An asterisk 138 indicates that an object that meets the conditions to the left of the asterisk (“sufficient conditions”) can be classified as the type corresponding to the row, even if the object does not meet the conditions to the right of the asterisk. For example, in row 139 the asterisk indicates that objects with parent type “DT_CATALOG,” object type “CosDict,” and source key “Pages” may be classified as type “DT_PAGESNODE,” even if they do not meet the requirements of columns 132 and 134. Thus, the framework can identify an object that has certain properties incorrectly set or missing so long as the sufficient conditions are met.

As shown in FIG. 5B, a second table 140 is used to identify the classification type of an object that cannot be classified using the first table 120 (FIG. 5A). The second table 140 includes a set of rows 142, each of which corresponds to a different classification type. The classification type for each row is in column 144. The conditions that must be met by an object to be classified as the type of column 144 are in columns 146 and 148. Column 146 shows the value of the “basic type” property that the object must have while column 148 shows the value of the “sub-type property” that the object must have. Since table 140 does not depend on the parent of the object, it can be used to identify objects, such as page object 76 (FIG. 2), which are misplaced within the document.

The classification types may be grouped into more generic types for convenience. For example, a more generic type containing multiple specific types may be defined so that an agent can register for that more generic type instead of registering for each of the specific types. The generic types may, for example, reduce the size of the tables or make the registration process simpler. FIG. 5C shows a table 150 relating specific types to corresponding generic types. Each row 152 corresponds to a specific type shown in a column 154. A column 156 shows the generic type corresponding to the specific type of column 154. As shown in rows 158, multiple specific types may be mapped to the same generic type, allowing an agent for processing both specific types to only register for the generic type.

As shown in FIG. 5D, a table 160 that is used to determine specific types for the generic types has rows 162 each of which corresponds to a specific type. A column 164 contains the specific type while columns 166 and 168 contain the requirements that must be met by an object to be classified as the specific type. Column 166 contains the generic type and column 168 contains additional property/value pairs that must be matched by the object to be classified as the specific type of column 164.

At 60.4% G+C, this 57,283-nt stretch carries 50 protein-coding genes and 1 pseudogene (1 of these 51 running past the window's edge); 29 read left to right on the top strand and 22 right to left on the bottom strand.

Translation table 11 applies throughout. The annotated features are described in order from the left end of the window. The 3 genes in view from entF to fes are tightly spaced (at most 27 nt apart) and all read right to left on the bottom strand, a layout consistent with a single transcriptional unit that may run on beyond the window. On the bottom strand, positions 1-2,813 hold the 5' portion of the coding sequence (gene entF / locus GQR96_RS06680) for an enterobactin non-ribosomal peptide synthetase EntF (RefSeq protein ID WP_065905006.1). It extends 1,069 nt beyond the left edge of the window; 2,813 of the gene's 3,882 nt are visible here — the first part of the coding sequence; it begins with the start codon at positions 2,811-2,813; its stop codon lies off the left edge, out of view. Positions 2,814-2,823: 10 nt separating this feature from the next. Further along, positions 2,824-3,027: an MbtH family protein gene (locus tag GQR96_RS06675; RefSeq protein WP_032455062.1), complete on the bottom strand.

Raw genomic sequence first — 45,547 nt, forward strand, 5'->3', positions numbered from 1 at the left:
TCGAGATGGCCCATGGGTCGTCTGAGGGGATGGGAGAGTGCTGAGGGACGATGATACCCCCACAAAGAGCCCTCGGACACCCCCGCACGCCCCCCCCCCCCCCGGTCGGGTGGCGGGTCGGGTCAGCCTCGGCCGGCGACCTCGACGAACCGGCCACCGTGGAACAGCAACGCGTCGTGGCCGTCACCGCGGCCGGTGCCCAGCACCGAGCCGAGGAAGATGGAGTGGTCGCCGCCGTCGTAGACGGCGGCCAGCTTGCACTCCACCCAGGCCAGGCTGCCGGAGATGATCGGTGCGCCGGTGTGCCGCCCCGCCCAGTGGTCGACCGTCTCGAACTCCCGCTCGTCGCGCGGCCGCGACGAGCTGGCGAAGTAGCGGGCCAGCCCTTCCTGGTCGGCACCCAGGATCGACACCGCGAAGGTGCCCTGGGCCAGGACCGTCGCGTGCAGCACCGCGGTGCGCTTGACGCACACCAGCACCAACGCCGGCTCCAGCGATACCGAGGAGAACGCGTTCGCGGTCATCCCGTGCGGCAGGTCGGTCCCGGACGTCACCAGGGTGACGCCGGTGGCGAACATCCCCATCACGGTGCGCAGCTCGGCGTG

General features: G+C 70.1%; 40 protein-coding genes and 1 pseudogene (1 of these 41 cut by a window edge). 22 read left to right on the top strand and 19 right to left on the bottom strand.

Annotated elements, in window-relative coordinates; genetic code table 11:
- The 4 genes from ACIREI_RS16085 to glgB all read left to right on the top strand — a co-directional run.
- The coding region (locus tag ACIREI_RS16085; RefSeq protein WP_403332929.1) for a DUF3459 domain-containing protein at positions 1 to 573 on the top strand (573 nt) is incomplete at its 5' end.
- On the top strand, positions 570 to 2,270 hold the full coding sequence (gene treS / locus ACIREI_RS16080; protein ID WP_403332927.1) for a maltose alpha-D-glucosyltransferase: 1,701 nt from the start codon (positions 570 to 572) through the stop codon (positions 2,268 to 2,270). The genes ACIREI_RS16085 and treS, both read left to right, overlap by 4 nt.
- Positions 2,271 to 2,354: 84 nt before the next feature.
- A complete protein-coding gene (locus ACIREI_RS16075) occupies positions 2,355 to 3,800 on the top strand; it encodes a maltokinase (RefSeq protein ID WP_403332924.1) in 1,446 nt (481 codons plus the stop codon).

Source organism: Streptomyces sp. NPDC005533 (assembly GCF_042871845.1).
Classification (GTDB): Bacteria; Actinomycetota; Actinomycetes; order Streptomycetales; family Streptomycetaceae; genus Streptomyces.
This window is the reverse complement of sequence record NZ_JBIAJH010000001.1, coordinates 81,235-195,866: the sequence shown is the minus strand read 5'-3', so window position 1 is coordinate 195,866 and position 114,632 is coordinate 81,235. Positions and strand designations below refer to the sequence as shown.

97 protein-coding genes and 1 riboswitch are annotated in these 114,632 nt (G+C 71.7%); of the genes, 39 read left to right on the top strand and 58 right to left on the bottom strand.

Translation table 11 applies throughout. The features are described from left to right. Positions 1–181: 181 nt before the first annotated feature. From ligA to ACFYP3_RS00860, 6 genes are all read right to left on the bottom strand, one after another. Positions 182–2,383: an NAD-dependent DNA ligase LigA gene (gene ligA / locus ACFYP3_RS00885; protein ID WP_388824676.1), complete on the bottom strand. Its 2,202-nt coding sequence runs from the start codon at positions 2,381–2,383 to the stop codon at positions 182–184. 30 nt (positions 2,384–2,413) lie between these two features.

As shown in FIGS. 6A-6C, the process of identifying a classification type of an object begins by getting (6002) the object. The framework 28 then initializes (6004) the process by setting the best_guess_type to “DT_UNKNOWN,” the best_guess_column to zero, best_guess_specific to zero, and parent type to the type of the parent of the object. Best_guess_type represents the best guess of the type of the object at the time and is set to “DT_UNKNOWN” to indicate that the type of the object is unknown. The best_guess_column is set to zero to indicate that none of the columns of table 120 (FIG. 5A) is matched in the current best_guess_type. Best_guess_specific is set to zero to indicate that the current best_guess_type does not have a more specific type.

The framework 28 checks (6006) whether the basic type of the object is “COS_NULL,” indicating that the object is a null object. If it is, the framework 28 sets (6008) the best guess category type to “DT_NULL” and terminates the process of identifying the object type. Otherwise if the basic type of the object is not “COS_NULL,” the framework 28 checks (6010) whether parent_type is “DT_UNKNOWN,” indicating an unknown type of parent. If the parent type is “DT_UNKNOWN” the framework sets (6012) best_guess_type to “DT_UNKNOWN” and proceeds to determine the classification type of the object using table 140 (FIG. 5B), which does not require a parent type. The framework compares (6038) the basic type and subtype of the object with columns 146 and 148 of table 140. The framework then checks (6040) if the object matches any of the rows 142. If the object does not match any of the rows, the framework 28 adds (6044) the best_guess_type of the object to a list of matching types for the object. Otherwise, if the object matches one of the rows 142, the framework 28 sets (6042) the best_guess_type to the deduced type column 144 of the matching row before adding (6044) the best_guess_type of the object to a list of matching types for the object. The framework then adds (6046) generic types of the best_guess_type of the object to the list of matching types of the object, as described below with reference to FIG. 7A, and terminates the process of identifying the object type.